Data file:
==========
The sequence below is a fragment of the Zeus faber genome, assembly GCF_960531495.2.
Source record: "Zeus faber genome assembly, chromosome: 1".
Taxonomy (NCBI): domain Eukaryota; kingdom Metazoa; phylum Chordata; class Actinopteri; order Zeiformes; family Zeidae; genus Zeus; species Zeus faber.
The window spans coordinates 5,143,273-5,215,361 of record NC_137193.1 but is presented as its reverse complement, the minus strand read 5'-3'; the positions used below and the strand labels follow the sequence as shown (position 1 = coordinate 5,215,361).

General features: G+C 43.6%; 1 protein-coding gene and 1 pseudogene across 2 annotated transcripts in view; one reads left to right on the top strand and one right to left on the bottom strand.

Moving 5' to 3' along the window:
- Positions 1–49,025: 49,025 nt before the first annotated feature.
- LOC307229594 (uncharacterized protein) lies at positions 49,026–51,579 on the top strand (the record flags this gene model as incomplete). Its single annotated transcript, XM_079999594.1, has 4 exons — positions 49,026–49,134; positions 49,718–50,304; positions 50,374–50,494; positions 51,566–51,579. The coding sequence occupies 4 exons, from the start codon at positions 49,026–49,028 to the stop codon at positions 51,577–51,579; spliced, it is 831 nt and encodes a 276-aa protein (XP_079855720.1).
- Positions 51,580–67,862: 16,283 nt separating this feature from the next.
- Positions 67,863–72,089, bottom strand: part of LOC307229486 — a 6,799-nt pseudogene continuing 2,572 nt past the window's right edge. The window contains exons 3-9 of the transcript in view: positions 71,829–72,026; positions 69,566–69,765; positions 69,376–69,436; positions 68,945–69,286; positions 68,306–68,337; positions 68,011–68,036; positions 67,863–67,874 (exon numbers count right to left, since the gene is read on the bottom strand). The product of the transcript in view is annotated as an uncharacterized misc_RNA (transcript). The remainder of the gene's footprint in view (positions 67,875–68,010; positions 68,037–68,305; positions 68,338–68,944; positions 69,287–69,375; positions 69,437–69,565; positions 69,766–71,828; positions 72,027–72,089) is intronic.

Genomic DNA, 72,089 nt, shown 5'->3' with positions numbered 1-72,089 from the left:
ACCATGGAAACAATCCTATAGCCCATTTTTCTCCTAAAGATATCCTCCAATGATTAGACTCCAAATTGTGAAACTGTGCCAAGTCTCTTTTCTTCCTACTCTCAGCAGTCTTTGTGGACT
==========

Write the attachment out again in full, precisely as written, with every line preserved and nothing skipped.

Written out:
The sequence below is a fragment of the Zeus faber genome, assembly GCF_960531495.2.
Source record: "Zeus faber genome assembly, chromosome: 1".
Taxonomy (NCBI): domain Eukaryota; kingdom Metazoa; phylum Chordata; class Actinopteri; order Zeiformes; family Zeidae; genus Zeus; species Zeus faber.
The window spans coordinates 5,143,273-5,215,361 of record NC_137193.1 but is presented as its reverse complement, the minus strand read 5'-3'; the positions used below and the strand labels follow the sequence as shown (position 1 = coordinate 5,215,361).

General features: G+C 43.6%; 1 protein-coding gene and 1 pseudogene across 2 annotated transcripts in view; one reads left to right on the top strand and one right to left on the bottom strand.

Moving 5' to 3' along the window:
- Positions 1–49,025: 49,025 nt before the first annotated feature.
- LOC307229594 (uncharacterized protein) lies at positions 49,026–51,579 on the top strand (the record flags this gene model as incomplete). Its single annotated transcript, XM_079999594.1, has 4 exons — positions 49,026–49,134; positions 49,718–50,304; positions 50,374–50,494; positions 51,566–51,579. The coding sequence occupies 4 exons, from the start codon at positions 49,026–49,028 to the stop codon at positions 51,577–51,579; spliced, it is 831 nt and encodes a 276-aa protein (XP_079855720.1).
- Positions 51,580–67,862: 16,283 nt separating this feature from the next.
- Positions 67,863–72,089, bottom strand: part of LOC307229486 — a 6,799-nt pseudogene continuing 2,572 nt past the window's right edge. The window contains exons 3-9 of the transcript in view: positions 71,829–72,026; positions 69,566–69,765; positions 69,376–69,436; positions 68,945–69,286; positions 68,306–68,337; positions 68,011–68,036; positions 67,863–67,874 (exon numbers count right to left, since the gene is read on the bottom strand). The product of the transcript in view is annotated as an uncharacterized misc_RNA (transcript). The remainder of the gene's footprint in view (positions 67,875–68,010; positions 68,037–68,305; positions 68,338–68,944; positions 69,287–69,375; positions 69,437–69,565; positions 69,766–71,828; positions 72,027–72,089) is intronic.

Genomic DNA, 72,089 nt, shown 5'->3' with positions numbered 1-72,089 from the left:
ACCATGGAAACAATCCTATAGCCCATTTTTCTCCTAAAGATATCCTCCAATGATTAGACTCCAAATTGTGAAACTGTGCCAAGTCTCTTTTCTTCCTACTCTCAGCAGTCTTTGTGGACT